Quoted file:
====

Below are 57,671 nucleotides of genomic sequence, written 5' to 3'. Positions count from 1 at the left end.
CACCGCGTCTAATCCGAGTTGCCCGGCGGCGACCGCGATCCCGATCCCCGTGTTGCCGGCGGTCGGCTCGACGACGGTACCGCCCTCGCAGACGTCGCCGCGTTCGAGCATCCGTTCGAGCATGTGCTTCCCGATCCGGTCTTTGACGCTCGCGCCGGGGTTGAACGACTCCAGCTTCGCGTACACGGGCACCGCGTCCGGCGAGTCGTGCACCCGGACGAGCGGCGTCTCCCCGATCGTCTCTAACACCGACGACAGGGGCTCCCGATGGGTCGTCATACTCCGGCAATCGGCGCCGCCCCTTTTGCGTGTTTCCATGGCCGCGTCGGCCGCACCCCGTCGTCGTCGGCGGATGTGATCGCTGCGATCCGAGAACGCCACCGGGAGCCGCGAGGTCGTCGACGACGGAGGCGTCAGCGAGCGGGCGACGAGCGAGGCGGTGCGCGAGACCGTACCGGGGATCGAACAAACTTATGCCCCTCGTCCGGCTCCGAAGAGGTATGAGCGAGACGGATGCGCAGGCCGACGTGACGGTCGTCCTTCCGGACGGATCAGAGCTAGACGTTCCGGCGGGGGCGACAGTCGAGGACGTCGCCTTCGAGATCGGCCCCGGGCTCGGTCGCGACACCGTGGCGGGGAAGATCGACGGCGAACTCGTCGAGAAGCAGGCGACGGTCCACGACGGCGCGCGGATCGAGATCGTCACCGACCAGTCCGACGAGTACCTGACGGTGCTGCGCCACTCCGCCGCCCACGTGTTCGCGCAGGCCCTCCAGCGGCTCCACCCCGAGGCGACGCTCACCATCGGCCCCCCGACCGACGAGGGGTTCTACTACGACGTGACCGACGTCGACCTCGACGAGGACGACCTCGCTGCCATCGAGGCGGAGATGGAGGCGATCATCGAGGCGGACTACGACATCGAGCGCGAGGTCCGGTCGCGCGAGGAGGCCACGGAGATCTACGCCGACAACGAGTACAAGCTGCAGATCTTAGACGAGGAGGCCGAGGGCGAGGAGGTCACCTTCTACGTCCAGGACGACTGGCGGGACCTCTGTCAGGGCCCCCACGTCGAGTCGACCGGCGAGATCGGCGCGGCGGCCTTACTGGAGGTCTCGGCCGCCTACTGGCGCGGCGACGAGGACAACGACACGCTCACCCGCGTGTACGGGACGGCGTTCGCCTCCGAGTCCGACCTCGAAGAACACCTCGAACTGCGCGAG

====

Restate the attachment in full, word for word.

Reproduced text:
Below are 57,671 nucleotides of genomic sequence, written 5' to 3'. Positions count from 1 at the left end.
CACCGCGTCTAATCCGAGTTGCCCGGCGGCGACCGCGATCCCGATCCCCGTGTTGCCGGCGGTCGGCTCGACGACGGTACCGCCCTCGCAGACGTCGCCGCGTTCGAGCATCCGTTCGAGCATGTGCTTCCCGATCCGGTCTTTGACGCTCGCGCCGGGGTTGAACGACTCCAGCTTCGCGTACACGGGCACCGCGTCCGGCGAGTCGTGCACCCGGACGAGCGGCGTCTCCCCGATCGTCTCTAACACCGACGACAGGGGCTCCCGATGGGTCGTCATACTCCGGCAATCGGCGCCGCCCCTTTTGCGTGTTTCCATGGCCGCGTCGGCCGCACCCCGTCGTCGTCGGCGGATGTGATCGCTGCGATCCGAGAACGCCACCGGGAGCCGCGAGGTCGTCGACGACGGAGGCGTCAGCGAGCGGGCGACGAGCGAGGCGGTGCGCGAGACCGTACCGGGGATCGAACAAACTTATGCCCCTCGTCCGGCTCCGAAGAGGTATGAGCGAGACGGATGCGCAGGCCGACGTGACGGTCGTCCTTCCGGACGGATCAGAGCTAGACGTTCCGGCGGGGGCGACAGTCGAGGACGTCGCCTTCGAGATCGGCCCCGGGCTCGGTCGCGACACCGTGGCGGGGAAGATCGACGGCGAACTCGTCGAGAAGCAGGCGACGGTCCACGACGGCGCGCGGATCGAGATCGTCACCGACCAGTCCGACGAGTACCTGACGGTGCTGCGCCACTCCGCCGCCCACGTGTTCGCGCAGGCCCTCCAGCGGCTCCACCCCGAGGCGACGCTCACCATCGGCCCCCCGACCGACGAGGGGTTCTACTACGACGTGACCGACGTCGACCTCGACGAGGACGACCTCGCTGCCATCGAGGCGGAGATGGAGGCGATCATCGAGGCGGACTACGACATCGAGCGCGAGGTCCGGTCGCGCGAGGAGGCCACGGAGATCTACGCCGACAACGAGTACAAGCTGCAGATCTTAGACGAGGAGGCCGAGGGCGAGGAGGTCACCTTCTACGTCCAGGACGACTGGCGGGACCTCTGTCAGGGCCCCCACGTCGAGTCGACCGGCGAGATCGGCGCGGCGGCCTTACTGGAGGTCTCGGCCGCCTACTGGCGCGGCGACGAGGACAACGACACGCTCACCCGCGTGTACGGGACGGCGTTCGCCTCCGAGTCCGACCTCGAAGAACACCTCGAACTGCGCGAG